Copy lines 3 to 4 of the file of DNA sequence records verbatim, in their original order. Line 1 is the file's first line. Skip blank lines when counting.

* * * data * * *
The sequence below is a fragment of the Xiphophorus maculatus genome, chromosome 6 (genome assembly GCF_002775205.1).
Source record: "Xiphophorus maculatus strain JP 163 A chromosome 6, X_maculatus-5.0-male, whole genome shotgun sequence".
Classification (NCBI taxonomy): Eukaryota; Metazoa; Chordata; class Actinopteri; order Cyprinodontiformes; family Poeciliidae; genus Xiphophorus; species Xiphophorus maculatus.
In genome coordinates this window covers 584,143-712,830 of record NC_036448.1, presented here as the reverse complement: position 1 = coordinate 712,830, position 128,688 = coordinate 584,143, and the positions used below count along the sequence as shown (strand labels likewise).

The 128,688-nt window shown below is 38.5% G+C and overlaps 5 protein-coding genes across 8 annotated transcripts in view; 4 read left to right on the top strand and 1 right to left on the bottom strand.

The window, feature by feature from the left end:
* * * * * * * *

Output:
Classification (NCBI taxonomy): Eukaryota; Metazoa; Chordata; class Actinopteri; order Cyprinodontiformes; family Poeciliidae; genus Xiphophorus; species Xiphophorus maculatus.
In genome coordinates this window covers 584,143-712,830 of record NC_036448.1, presented here as the reverse complement: position 1 = coordinate 712,830, position 128,688 = coordinate 584,143, and the positions used below count along the sequence as shown (strand labels likewise).